“[Leon] has never become perfunctory, never failed to give us vivid portraits of people and of Venice, never lost her fine, disillusioned indignation.”—Ursula K. LeGuin, New York Times
“You become so wrapped up in these compelling characters . . . Each one is better than the last.”—Louise Erdrich, PBS NewsHour
“Donna Leon’s Venetian mysteries never disappoint, calling up the romantic sights and sounds of La Serenissima even as they acquaint us with the practical matters that concern the city’s residents.”—Marilyn Stasio, New York Times Book Review
“Few detective writers create so vivid, inclusive, and convincing a narrative as Donna Leon . . . One of the most exquisite and subtle detective series ever.”—Washington Post
“The sophisticated but still moral Brunetti, with his love of food and his loving family, proves a worthy custodian of timeless values and verities.”—Wall Street Journal
“[Leon] uses the relatively small and crime-free canvas of Venice for rips about Italian life, sexual styles and—best of all—the kind of ingrown business and political corruption that seems to lurk just below the surface.”—Chicago Tribune
“Hers is an unusually potent cocktail of atmosphere and event.”—New Yorker
“For those who know Venice, or want to, Brunetti is a well-versed escort to the nooks, crannies, moods, and idiosyncrasies of what residents call La Serenissima, the Serene One . . . Richly atmospheric, [Leon] introduces you to the Venice insiders know.”—USA Today
“Donna Leon is the undisputed crime fiction queen . . . Leon’s ability to capture the social scene and internal politics [of Venice] is first-rate.”—Baltimore Sun
“Terrific at providing, through its weary but engaging protagonist, a strong sense of the moral quandaries inherent in Italian society and culture.”—San Francisco Chronicle
“Brunetti is one of the most attractive policemen in crime fiction today.”—Philadelphia Inquirer
“As always, Brunetti is highly attuned to (and sympathetic toward) the failings of the humans around him.”—Seattle Times
“Leon’s writing trembles with true feeling.”—Minneapolis Star Tribune
“Leon started out with offhand, elegant excellence, and has simply kept it up.”—Guardian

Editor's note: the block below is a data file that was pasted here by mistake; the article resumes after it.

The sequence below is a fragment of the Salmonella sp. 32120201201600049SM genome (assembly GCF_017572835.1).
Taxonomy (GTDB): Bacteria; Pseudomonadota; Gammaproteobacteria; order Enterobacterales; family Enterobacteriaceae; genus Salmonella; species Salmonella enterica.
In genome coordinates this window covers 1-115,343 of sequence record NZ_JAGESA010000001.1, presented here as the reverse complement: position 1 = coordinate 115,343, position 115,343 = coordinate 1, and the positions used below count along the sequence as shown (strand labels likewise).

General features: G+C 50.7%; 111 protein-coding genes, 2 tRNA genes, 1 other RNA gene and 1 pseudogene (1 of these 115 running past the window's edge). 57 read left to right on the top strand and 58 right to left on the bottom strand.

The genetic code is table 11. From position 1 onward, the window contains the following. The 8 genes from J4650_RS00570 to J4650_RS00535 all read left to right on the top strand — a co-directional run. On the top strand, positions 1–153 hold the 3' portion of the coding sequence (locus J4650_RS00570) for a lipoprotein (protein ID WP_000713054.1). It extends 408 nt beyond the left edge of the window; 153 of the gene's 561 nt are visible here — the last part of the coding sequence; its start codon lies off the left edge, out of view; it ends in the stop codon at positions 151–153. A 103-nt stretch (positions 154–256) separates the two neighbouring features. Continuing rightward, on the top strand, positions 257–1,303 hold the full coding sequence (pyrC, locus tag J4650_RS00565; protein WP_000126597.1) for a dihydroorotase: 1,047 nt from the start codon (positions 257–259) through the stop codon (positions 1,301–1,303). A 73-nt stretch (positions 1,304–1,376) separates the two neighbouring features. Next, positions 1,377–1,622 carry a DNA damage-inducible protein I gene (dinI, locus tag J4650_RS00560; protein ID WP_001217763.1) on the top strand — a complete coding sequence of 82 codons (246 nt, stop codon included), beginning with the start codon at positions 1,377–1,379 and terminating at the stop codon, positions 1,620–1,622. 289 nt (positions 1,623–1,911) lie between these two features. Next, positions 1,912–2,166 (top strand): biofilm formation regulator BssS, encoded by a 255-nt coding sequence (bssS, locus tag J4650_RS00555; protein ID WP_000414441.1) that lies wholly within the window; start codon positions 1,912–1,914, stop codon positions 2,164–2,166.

“Compassionate yet incorruptible, Brunetti knows that true justice doesn’t always end in an arrest or a trial.”—Publishers Weekly
“[Brunetti] is a superb police detective—calm, deliberate, and insightful as he investigates with a reflective thoroughness.”—Library Journal
“The appeal of Guido Brunetti, the hero of Donna Leon’s long-running Venetian crime series, comes not from his shrewdness, though he is plenty shrewd, nor from his quick wit. It comes, instead, from his role as an Everyman . . . [his life is] not so different from our own days at the office or nights around the dinner table. Crime fiction for those willing to grapple with, rather than escape, the uncertainties of daily life.”—Booklist
“It’s difficult to describe the work of Donna Leon other than in superlatives . . . An annual blessing, a fine series—one of the finest (see what I mean) in the mystery (or any) genre . . . There are few reading joys that equal cracking the binding of a new Leon novel . . . If you have not experienced this world, so exotic and yet so familiar, you can pick up literally any volume in the series and begin a comfortable entry into Brunetti’s Venice.”—BookReporter
“One of the most popular crime series worldwide . . . While the Brunetti books, with their abundance of local color and gastronomic treats, appeal to the fans of the traditional mystery, Leon has something darker and deeper in mind.”—Life Sentence
“No author has delved into Venetian society quite like Leon, whose insider’s view shows how crime seeps throughout the city, touching all strata of society.”—Mystery Scene
Reading Group Guide for Trace Elements by Donna Leon